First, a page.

Hypoxic cancer cells pose a great challenge to the oncologist because they are especially aggressive, metastatic, and resistant to therapy. Recently, we showed that elevation of the extracellular matrix protein lysyl oxidase (LOX) correlates with metastatic disease and is essential for hypoxia-induced metastasis. In an orthotopic rodent model of breast cancer, a small-molecule or antibody inhibitor of LOX abolished metastasis, offering preclinical validation of this enzyme as a therapeutic target. (Cancer Res 2006; 66(21): 10238-41)
Metastasis is a multistep process that is influenced by cell-cell and cell-matrix interactions as well as by tumor blood and lymph supply ( 1). Hypoxia, the condition of low oxygen tension that is present in all solid tumors >1 cm3 due to inadequate blood supply, is clinically associated with metastasis and poor patient outcome, although the underlying processes remain unclear ( 1). Recently, gene microarray studies done in our laboratory revealed that expression of an extracellular matrix (ECM) protein, lysyl oxidase (LOX), is consistently overexpressed by hypoxic human tumor cells ( 2).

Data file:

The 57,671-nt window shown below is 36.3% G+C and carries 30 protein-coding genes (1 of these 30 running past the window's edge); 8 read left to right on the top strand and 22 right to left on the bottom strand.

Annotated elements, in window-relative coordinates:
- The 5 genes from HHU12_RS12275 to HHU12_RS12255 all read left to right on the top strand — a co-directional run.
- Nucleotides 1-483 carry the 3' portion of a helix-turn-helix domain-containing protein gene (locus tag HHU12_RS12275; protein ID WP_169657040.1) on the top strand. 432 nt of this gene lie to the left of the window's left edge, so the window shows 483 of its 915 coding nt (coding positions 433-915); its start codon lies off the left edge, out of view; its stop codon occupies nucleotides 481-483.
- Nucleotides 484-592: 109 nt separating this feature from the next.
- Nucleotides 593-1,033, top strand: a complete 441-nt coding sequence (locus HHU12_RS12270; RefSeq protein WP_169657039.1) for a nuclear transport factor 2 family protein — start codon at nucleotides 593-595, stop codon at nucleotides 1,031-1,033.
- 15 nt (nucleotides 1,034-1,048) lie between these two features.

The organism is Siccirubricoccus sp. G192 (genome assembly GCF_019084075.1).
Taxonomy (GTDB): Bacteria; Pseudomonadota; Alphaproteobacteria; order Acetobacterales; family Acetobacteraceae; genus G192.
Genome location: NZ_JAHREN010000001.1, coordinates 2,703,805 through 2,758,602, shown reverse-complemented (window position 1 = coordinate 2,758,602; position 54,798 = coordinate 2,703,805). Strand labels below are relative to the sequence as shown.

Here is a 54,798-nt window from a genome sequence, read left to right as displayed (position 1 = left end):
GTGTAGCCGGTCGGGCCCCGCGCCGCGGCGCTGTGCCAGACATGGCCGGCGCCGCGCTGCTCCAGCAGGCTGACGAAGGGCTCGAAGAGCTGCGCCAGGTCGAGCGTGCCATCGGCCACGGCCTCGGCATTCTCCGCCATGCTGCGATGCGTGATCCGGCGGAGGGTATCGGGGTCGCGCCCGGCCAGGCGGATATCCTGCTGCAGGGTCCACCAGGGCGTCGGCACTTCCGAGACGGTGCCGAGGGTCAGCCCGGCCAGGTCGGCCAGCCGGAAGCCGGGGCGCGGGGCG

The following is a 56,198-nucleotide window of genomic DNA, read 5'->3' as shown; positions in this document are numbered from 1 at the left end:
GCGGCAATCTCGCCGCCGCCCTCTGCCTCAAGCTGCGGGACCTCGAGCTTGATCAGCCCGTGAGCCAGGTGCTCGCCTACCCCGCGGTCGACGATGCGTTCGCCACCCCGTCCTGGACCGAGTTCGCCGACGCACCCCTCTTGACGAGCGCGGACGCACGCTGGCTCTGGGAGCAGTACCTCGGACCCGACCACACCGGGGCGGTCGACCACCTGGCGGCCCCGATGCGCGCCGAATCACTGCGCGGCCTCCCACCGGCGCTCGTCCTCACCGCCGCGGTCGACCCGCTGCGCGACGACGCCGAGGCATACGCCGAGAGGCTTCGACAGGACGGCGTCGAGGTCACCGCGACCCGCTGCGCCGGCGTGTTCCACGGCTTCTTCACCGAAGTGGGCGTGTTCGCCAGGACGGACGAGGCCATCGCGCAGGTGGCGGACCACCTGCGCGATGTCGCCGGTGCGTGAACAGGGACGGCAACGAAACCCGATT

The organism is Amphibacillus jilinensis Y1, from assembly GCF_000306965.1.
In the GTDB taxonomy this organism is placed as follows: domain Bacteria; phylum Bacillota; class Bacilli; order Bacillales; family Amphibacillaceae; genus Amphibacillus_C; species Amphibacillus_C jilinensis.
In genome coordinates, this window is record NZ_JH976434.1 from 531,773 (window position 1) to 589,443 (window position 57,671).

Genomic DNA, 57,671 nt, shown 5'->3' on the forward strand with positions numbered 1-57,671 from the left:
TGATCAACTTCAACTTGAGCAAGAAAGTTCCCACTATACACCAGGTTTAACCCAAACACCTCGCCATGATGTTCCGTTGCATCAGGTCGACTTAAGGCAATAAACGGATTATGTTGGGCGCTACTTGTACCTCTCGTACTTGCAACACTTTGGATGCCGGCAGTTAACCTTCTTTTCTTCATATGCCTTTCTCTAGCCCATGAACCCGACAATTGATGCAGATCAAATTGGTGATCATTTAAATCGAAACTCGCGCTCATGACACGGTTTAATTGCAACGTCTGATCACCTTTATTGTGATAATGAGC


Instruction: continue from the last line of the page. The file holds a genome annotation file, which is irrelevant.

In the ECM, LOX initiates the covalent cross-linking of collagens and elastin, thereby increasing insoluble matrix deposition and tensile strength ( 3). LOX is synthesized in fibrogenic cells as a pre-pro-enzyme that is cleaved and glycosylated before secretion ( 3). Once LOX is secreted, the proenzyme is then proteolytically processed by procollagen C-proteinase (bone morphogenic protein-1) releasing a 32-kDa biologically active mature form of the protein. LOX is induced by several growth factors and steroids, such as transforming growth factor-β, tumor necrosis factor-α, and IFN-γ ( 3). Four LOX-related proteins have been identified (LOXL1, LOXL2, LOXL3, and LOXL4) that all contain the 205 amino acid LOX catalytic domain in their COOH terminus ( 3). Nevertheless, it is clear that LOX has a unique role because LOX knockout mice die at parturition ( 3). Although the main activity of LOX is thought to be oxidation of specific lysine residues in collagen and elastin outside of the cell, recent reports indicate that it can induce chemotaxis and even act intracellularly by regulating gene expression ( 3). LOX elevation occurs in metastatic and/or invasive breast cancer cell lines and correlates with increased staging in renal cell carcinoma ( 4). In vitro invasion of breast cancer cells can be prevented by treatment with antisense oligonucleotides or with a small-molecule inhibitor of LOX activity called β-aminopropionitrile (BAPN; ref. 4). Furthermore, increased LOX expression is associated with the early stromal reaction in breast cancer ( 5). We therefore investigated whether LOX was involved in the enhanced invasive and metastatic potential of hypoxic tumor cells, focusing on breast cancer.